There is research on shiatsu happening all around the world looking into its safety and efficacy. See below for studies into effects of shiatsu treatment on headaches, lower back pain, anxiety, stress, pain, sleep quality...
Giuseppe Lanza, Stella Silvia Centonze, Gera Destro, Veronica Vella, Maria Bellomo, Manuela Pennisi, Rita Bella, Domenico Ciavardelli
Published in Complementary Therapies in Medicine Vol 38, June 2018, pp 74-78
"The combination of Shiatsu and physical activity improved depression in AD patients compared to physical activity alone. The pathemechanism might involve neuroendocrine-mediated effects of Shiatsu on neural circuits implicated in mood and affect regulation."
Veronica Villani, Luca Prosperino, Fulvio Palombini, Francesco Orzi, Giuliano Sette
Published in Neuralogical Sciences 2017, online 10 March 2017 Copyright Springer-Verlag Italia 2017
"This article presents the findings from a single-blind, randomised trial investigating the effect of combining shiatsu plus amitriptyline for patients with refractory headaches. Although the combination did not provide any additive/synergistic effect, the shiatsu was superior to amitriptyline in reducing the number of pain killers taken per month. There was no safety concern for shiatsu (alone or in combination)."
Daniel Pach, Mike Piper, Fabian Lotz, Thomas Reinhold, Mirja Dombrowski, Yinghui Chang, Susanne Blödt, Gabriele Rotter, Katja Icke,1 and Claudia M. Witt
Published in The Journal of Alternative and Complementary Medicine, October 2017
"An additional treatment with six tuina sessions over 3 weeks was effective, safe and relatively cost-effective for patients with chronic neck pain.
A future trial should compare tuina to other best care options."
Neil Browne, Fernando Cabo, Donatella Gabrielli, Rumiko Ishii, Diego Robirosa, Rita Serra
Published in European Journal of Integrative Medicine, Volume 8, Issue 4, August 2016, pp 589-590
"Anxiety, stress management and pain scores were the most improved, on average, by two points on the Likert scale. Patients have stated that 'being listened to' and 'being heard were important factors when describing how Shiatsu had helped."
Published in International Journal of Therapeutic Massage & Bodywork, Volume 7, Issue 4, December 2014 pp 23-28
"Zen Shiatsu, a Japanese modality based on traditional Chinese medicine, provided meaningful and positive benefits for a child with autism. This case study offers preliminary evidence for the possibility of Zen Shiatsu providing a viable complementary therapy for alleviating stress in children with Autism Spectrum Disorder, thereby potentially improving the overall health-related quality of life."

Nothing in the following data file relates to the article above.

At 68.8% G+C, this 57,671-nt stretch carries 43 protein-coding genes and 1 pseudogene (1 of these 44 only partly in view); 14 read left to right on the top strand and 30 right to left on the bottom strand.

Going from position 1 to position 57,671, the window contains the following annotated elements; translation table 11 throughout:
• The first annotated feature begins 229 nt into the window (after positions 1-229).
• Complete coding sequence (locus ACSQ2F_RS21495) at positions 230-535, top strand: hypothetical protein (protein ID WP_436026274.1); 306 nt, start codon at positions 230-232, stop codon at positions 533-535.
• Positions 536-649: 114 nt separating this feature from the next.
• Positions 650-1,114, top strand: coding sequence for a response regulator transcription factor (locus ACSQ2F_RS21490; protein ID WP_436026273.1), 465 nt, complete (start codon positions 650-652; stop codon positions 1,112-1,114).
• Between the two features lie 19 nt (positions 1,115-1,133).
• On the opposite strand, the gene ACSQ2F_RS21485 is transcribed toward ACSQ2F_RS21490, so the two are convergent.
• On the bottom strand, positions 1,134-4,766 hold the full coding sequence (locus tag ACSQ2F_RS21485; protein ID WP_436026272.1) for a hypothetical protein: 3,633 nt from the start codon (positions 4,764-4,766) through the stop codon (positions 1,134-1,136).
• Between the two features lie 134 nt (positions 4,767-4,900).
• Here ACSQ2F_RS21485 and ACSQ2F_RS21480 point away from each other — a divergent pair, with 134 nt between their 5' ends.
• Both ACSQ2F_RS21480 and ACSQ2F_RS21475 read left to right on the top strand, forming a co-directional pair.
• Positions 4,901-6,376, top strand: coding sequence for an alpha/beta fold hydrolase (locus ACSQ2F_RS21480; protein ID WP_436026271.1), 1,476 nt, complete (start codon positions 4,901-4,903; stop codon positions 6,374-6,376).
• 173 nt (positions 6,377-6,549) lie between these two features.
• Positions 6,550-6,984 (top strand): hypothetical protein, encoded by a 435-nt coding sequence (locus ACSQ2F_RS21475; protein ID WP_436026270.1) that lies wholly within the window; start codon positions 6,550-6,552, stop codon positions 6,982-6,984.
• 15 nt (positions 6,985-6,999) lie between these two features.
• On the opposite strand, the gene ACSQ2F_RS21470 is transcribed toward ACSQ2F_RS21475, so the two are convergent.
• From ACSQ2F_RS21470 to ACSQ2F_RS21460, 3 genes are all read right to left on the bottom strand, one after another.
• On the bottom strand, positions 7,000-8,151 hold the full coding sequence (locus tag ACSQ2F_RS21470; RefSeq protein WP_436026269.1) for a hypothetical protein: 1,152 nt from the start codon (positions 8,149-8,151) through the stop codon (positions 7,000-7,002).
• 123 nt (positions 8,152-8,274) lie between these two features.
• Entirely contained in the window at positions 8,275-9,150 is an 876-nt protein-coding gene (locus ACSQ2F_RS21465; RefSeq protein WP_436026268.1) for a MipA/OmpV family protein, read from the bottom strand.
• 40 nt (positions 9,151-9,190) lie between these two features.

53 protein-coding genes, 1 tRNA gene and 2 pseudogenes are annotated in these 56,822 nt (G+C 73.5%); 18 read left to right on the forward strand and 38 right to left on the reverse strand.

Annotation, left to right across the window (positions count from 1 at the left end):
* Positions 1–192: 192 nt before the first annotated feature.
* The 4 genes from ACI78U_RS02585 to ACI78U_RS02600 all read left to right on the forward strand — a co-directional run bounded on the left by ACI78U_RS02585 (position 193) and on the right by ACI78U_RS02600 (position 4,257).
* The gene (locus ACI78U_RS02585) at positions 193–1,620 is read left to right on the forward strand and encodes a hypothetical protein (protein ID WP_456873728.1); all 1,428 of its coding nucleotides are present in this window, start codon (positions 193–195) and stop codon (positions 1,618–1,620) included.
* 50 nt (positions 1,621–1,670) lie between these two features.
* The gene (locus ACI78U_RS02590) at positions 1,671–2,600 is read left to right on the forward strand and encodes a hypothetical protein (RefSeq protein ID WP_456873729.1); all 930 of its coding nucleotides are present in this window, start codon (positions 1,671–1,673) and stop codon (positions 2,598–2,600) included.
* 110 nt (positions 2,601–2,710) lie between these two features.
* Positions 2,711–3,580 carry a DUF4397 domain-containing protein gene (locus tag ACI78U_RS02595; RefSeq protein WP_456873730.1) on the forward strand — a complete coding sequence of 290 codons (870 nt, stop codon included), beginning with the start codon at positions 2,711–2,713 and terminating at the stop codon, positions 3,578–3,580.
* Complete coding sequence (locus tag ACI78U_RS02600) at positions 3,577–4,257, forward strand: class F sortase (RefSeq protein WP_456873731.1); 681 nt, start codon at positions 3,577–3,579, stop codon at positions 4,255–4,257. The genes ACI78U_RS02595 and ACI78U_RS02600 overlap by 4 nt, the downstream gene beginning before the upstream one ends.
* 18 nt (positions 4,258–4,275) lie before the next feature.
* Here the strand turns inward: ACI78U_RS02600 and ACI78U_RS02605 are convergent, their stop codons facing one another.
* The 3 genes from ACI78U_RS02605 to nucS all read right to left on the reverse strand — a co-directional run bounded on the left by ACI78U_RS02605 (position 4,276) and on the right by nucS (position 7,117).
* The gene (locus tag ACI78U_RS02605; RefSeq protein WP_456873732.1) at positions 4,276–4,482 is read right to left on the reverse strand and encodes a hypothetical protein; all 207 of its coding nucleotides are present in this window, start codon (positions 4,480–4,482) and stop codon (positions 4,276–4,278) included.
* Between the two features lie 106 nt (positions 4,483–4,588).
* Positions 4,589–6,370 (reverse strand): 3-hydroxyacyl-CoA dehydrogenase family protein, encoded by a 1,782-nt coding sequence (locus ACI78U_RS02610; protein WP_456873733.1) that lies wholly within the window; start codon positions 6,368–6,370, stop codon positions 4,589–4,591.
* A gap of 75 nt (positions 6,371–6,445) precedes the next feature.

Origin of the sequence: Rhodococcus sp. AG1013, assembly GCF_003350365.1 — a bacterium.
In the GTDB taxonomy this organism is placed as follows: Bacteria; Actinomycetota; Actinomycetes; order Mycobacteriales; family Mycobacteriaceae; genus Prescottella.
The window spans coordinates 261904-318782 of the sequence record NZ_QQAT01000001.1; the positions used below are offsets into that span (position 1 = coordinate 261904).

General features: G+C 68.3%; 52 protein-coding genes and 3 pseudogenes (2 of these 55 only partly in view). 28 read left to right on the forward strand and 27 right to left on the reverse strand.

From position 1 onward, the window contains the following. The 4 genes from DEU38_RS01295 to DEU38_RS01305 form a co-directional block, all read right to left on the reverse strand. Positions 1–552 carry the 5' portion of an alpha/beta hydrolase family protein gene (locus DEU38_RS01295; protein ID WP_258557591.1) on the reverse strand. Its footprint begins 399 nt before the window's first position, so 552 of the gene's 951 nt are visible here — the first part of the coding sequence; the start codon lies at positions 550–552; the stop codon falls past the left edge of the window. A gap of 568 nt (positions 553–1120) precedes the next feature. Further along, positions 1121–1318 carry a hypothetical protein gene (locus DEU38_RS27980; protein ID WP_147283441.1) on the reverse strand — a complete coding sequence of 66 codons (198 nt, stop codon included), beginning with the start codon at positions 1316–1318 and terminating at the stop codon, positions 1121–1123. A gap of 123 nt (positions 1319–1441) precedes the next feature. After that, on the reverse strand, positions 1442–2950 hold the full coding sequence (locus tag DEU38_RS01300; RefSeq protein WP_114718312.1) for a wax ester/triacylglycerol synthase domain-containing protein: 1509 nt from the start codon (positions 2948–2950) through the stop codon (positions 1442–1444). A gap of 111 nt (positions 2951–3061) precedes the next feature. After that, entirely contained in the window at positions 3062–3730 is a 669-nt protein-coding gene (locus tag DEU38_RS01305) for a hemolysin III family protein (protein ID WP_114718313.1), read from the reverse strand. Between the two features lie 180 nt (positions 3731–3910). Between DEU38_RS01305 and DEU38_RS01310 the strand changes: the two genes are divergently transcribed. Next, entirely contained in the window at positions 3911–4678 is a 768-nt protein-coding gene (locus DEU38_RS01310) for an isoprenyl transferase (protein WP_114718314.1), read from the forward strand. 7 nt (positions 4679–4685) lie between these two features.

Cary A Brown, Geoff Bostick, Leisa Bellmore, Dilesha Kumanayaka
Published in Journal of Integrative Medicine
, Volume 12, Issue 2, March 2014, pp 94-101
"These preliminary findings are promising and future studies exploring the mechanism of action and with stronger control of treatment fidelity are indicated."
Susan LK Yuan MSc, Ana A Berssaneti PhD, Amelia P Marques PhD
Published in Journal of Manipulative and Physiological Therapeutics, Vol. 36, Issue 7, September 2013 pp 436-443
Zoe M Pirie, Nick J Fox, Nigel J Mathers
"This pilot study showed the potential of shiatsu in the improvement of pain intensity, pressure pain threshold, sleep quality, and symptoms impact on health of patients with fibromyalgia. The proposed Shiatsu treatment protocol was feasible and well accepted by the patients."
Published in Complementary Therapies in Clinical Practice, Volume 18, Issue 1, February 2012 pp 37-42
Project for the Systematic Review of the Efficacy, Safety and Efficiency of Traditional East Asian Medicine
"Findings of this single case study suggest that shiatsu is highly valued by patients and GPs, recommending further research into its cost and clinical effectiveness." p. 41
R Fuji, A Ogata, H Tsukayama, T Tokutake (University of Tsukuba), K Tsutan (University of Tokyo)
Andrew F Long, Lisa Edmond, Seamus ConnollyPublished in Complementary Therapies in Medicine, Volume 17, Issue 3, June 2009, pp 168-175
"633 clients provided full follow-up data, a response rate of 67%. A prevalence rate of 12–22 per 100 of client-perceived ‘negative responses’ was found across the three countries. Transitional effects accounted for 82% of all the client-described ‘negative’ responses. Nine clients (1.4% of the total), relating to 10 sets of written comments, reported a negative response that was classified as ‘a potentially adverse event or effect’ that might represent a risk to client safety. None of these clients ceased shiatsu."
Andrew F LongSchool of Healthcare, University of Leeds, December 2007Japan Shiatsu College
Linda H Brady, Kathryn Henry, James F Luth, Kimberley K Casper-Bruett
"... a study of 66 individuals complaining of lower pain. Each individual was measured on state/trait anxiety and pain level before and after four shiatsu treatments. Each subject was then called 2 days following each treatment and asked to quantify the level of pain. Both pain and anxiety decreased significantly over time... These subjects would recommend shiatsu massage for others suffering from lower back pain..."
PE Harris, N Pooley
Published in Complementary Therapies in Medicine, Vol. 6, Issue 1, March 1998, pp 30-35
"It was concluded that efficacy research in shiatsu should focus on musculoskeletal and psychological problems particularly neck/shoulder and lower back problems, arthritis, depression, stress and anxiety."